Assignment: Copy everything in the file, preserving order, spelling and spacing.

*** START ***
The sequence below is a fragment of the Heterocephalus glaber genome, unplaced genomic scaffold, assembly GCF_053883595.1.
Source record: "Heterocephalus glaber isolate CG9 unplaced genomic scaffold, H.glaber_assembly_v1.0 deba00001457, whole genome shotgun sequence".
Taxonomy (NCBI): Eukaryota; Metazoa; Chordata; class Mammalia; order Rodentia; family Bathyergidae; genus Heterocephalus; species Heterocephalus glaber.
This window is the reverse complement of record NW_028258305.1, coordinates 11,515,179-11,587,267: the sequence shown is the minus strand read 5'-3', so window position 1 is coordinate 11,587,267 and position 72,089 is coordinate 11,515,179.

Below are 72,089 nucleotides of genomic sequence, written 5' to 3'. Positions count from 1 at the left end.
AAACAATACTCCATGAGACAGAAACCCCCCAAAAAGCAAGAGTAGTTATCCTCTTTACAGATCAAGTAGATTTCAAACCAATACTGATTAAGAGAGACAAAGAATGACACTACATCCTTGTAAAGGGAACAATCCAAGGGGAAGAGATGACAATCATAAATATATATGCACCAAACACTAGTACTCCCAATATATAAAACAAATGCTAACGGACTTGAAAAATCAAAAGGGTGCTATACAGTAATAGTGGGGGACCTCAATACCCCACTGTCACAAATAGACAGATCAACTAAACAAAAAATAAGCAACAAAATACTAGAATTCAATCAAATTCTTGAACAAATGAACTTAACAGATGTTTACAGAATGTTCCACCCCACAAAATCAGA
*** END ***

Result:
The sequence below is a fragment of the Heterocephalus glaber genome, unplaced genomic scaffold, assembly GCF_053883595.1.
Source record: "Heterocephalus glaber isolate CG9 unplaced genomic scaffold, H.glaber_assembly_v1.0 deba00001457, whole genome shotgun sequence".
Taxonomy (NCBI): Eukaryota; Metazoa; Chordata; class Mammalia; order Rodentia; family Bathyergidae; genus Heterocephalus; species Heterocephalus glaber.
This window is the reverse complement of record NW_028258305.1, coordinates 11,515,179-11,587,267: the sequence shown is the minus strand read 5'-3', so window position 1 is coordinate 11,587,267 and position 72,089 is coordinate 11,515,179.

Below are 72,089 nucleotides of genomic sequence, written 5' to 3'. Positions count from 1 at the left end.
AAACAATACTCCATGAGACAGAAACCCCCCAAAAAGCAAGAGTAGTTATCCTCTTTACAGATCAAGTAGATTTCAAACCAATACTGATTAAGAGAGACAAAGAATGACACTACATCCTTGTAAAGGGAACAATCCAAGGGGAAGAGATGACAATCATAAATATATATGCACCAAACACTAGTACTCCCAATATATAAAACAAATGCTAACGGACTTGAAAAATCAAAAGGGTGCTATACAGTAATAGTGGGGGACCTCAATACCCCACTGTCACAAATAGACAGATCAACTAAACAAAAAATAAGCAACAAAATACTAGAATTCAATCAAATTCTTGAACAAATGAACTTAACAGATGTTTACAGAATGTTCCACCCCACAAAATCAGA